The Little Cover Letter Mistake That Will Get Your Resume Ignored

I can’t tell you how many times I have received cover letters and resumes that were addressed to a different person at a different company. No, I’m not kidding. Lots. Every search I’ve ever done. Even for the “big” jobs. Bit of an epidemic you might say. Really. 

I can’t think of a single time that I then interviewed the sender. Rather, I just wondered:

  1. If their resume and cover letter were meant for me?
  2. If their resume and cover letter were meant for the addressee and never found their way to that person?

Please, double check your cover letter addressee and the email address you are sending to before you hit send! If it isn’t headed to the right place, it’s unlikely that you will get an interview.

Note: Updated from original post published in 2010.

I write executive resumes and LinkedIn profiles. Save time. Get hired. Please email me at or call me at (208) 721-0131.

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Comments 14

  1. Vivek Patel

    I always try not to make this mistake. Even forwarding any Email I always update the name and cross check before sending. Due to this reason I have never make this mistake. Sometimes I catch the mistake while cross checking…

    Good advice. Thank you Vivek.

  2. Lydalyn

    Hi Donna,
    I’ve addressed the cover letter and been interviewed by someone completely different. I apply to same place a year later and their HR changes. I believe that sometimes when there is no number to call and to inquire on the HR name one should use a general name ( Dear Talent Team) but some have many people in HR too. It’s a team and it really depends on situation. The trick is being noticed and being called for the interview and than shining above all the rest. It’s hard I know one day I’ll get hired!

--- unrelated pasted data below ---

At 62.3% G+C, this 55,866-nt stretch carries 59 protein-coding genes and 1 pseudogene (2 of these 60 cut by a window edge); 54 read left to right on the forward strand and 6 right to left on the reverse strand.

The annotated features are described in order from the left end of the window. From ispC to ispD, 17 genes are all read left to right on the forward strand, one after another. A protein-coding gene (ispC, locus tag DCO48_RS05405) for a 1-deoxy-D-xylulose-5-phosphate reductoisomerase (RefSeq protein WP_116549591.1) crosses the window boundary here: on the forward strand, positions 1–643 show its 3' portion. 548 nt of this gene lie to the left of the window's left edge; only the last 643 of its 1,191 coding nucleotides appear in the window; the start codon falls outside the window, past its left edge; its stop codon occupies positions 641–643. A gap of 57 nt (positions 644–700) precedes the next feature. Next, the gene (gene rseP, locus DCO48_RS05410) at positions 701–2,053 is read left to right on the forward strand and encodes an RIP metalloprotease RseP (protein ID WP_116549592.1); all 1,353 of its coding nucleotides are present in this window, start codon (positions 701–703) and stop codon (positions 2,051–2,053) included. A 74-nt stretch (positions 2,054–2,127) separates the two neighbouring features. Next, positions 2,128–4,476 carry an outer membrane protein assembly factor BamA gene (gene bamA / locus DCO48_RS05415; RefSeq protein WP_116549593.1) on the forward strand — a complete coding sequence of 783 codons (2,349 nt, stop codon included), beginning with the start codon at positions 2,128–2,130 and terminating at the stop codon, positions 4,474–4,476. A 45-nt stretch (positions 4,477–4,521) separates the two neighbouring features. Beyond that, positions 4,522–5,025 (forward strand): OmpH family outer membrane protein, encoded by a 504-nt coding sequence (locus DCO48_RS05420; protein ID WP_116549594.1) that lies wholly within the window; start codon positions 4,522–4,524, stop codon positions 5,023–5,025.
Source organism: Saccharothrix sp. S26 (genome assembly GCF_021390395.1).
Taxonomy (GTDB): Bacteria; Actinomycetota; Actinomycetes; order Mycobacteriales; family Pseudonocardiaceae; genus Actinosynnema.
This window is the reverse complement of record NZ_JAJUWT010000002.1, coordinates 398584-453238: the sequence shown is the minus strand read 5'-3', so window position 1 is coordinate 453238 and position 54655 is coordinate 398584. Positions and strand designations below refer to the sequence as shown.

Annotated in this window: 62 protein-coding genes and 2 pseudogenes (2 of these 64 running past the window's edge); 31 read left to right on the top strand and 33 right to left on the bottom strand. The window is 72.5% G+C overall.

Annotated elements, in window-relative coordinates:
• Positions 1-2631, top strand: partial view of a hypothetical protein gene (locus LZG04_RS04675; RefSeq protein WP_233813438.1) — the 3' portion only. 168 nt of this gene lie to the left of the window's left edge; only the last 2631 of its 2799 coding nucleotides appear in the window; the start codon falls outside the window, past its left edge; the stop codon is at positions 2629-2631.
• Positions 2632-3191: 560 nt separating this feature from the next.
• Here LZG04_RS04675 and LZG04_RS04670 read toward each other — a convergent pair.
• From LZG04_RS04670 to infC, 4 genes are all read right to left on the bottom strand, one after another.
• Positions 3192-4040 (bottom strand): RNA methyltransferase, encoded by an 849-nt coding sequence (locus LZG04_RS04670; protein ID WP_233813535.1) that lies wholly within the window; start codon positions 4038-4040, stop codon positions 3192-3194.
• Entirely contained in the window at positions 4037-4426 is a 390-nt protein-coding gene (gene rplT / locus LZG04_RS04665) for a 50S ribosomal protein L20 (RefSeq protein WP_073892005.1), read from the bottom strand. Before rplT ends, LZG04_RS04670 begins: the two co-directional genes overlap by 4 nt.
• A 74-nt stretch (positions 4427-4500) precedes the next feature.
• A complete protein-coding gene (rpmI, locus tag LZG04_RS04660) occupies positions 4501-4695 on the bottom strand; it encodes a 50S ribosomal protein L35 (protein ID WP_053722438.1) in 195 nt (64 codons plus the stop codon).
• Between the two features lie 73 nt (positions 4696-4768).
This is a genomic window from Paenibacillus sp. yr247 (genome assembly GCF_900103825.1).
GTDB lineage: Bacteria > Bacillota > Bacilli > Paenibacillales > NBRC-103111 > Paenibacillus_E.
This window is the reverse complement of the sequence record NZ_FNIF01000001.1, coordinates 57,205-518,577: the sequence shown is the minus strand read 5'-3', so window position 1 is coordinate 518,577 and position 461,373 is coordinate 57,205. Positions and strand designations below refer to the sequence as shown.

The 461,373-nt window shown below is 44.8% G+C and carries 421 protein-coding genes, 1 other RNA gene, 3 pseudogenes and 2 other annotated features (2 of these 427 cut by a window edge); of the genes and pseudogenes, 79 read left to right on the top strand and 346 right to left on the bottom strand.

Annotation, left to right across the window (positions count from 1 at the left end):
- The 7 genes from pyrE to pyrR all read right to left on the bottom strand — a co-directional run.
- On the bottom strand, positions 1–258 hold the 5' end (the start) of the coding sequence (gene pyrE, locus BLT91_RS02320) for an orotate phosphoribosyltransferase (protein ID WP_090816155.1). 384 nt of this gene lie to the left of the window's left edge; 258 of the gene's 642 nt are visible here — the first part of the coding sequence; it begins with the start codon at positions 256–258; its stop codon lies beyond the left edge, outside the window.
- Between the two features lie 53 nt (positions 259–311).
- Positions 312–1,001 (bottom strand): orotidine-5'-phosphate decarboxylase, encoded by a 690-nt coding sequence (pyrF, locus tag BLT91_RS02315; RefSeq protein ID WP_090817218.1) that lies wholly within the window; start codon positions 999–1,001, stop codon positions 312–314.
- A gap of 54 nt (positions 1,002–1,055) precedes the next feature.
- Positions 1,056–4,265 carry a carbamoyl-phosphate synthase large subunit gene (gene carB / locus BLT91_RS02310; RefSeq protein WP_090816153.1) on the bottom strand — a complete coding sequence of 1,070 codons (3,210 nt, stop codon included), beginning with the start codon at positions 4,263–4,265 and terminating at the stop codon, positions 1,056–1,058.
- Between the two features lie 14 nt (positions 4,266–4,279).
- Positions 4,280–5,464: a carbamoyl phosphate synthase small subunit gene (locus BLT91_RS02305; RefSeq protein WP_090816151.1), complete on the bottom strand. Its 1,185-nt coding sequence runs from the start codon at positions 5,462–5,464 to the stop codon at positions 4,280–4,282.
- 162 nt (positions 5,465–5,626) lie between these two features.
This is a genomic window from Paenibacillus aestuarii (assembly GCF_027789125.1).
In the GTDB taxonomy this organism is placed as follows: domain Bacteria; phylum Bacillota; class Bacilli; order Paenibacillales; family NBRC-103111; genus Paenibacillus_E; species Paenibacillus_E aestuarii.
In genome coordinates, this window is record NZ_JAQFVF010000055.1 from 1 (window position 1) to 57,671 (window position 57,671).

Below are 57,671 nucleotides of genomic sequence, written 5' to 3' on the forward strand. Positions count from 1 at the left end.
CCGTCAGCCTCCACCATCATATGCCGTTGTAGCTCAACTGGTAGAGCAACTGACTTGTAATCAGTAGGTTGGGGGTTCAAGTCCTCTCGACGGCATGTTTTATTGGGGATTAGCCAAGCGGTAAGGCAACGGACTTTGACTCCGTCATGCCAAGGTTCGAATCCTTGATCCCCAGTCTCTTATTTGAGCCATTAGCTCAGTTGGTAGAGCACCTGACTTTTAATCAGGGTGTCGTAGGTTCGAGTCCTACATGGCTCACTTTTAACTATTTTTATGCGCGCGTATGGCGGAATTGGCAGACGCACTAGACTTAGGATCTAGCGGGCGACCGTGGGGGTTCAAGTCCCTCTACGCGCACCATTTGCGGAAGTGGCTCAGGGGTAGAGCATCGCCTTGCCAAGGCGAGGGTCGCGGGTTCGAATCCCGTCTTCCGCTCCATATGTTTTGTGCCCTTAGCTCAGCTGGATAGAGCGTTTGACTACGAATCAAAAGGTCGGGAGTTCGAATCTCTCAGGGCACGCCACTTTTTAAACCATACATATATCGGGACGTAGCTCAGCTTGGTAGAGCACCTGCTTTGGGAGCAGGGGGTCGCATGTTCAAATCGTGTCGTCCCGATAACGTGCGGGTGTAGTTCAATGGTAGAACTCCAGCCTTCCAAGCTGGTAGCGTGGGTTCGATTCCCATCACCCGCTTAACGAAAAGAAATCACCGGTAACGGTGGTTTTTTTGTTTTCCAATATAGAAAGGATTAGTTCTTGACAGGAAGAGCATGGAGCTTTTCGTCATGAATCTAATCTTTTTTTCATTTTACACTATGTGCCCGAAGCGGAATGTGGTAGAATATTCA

Hi Lydalyn,

    All good info. Unfortunately, I often get letters addressed to a specific person at an entirely different company! Thank you for helping me clarify

    Kind regards,


  3. Donna Svei

    Hi John,

    I like “Dear Sir or Madam” or “Dear Recruiter.”

    If there’s a search committee, then “Dear Search Committee.”

    “To Whom it May Concern” is a little too anonymous.

    Hope this is helpful,


  4. John Burbridge

    Hi Tricia,

    What are your suggestions for those of us sending coverletters to an unknown reviewer in HR. Is “To Whom it May Concern, Dear Sirs, Dear Sir or Madam, etc” acceptable?



  5. Tricia in GB (Uk)

    The couple of templates I have saved for cover letters I put
    Dear (your name here)

    Then when I read through before sending, it becomes obvious if I haven’t filled this in.

  6. Yu Yu Din

    It’s the “template mentality” — there’s no one size fits all solution to cover letters, that’s why they’re included with the resume. Cover letters should be tailored to the specific post, company, and the person who’s going to hire you. You should be answering what the person has questions about, and how you’ve met challenges etc. Sometimes, it’s the cover letter that makes a difference when it comes to hiring decisions.

  7. Rick Saia

    Of all the potential mistakes one could make on the cover letter, this one is THE cardinal sin. I mean, spelling or grammatical errors are bad enough.

  8. Kimba Green

    On LinkedIn when you apply for a job it automatically populates your cover letter with the last cover letter you sent out. I thought it was a good idea at first because I could use some of the same wording from my last cover letter. But….I forgot to change a name and I did not catch it until a few days later. I was horrified! The worst part was I really was interested in the job! Painful! Now every time it auto populates I cringe!

  9. Tricia in GB (UK)

    Now there’s a coincidence. Just last week I sent a cover letter, and it took me AGES to find the guy’s name, searching various online documents until I found it in the company accounts. Just hope I got the right name.

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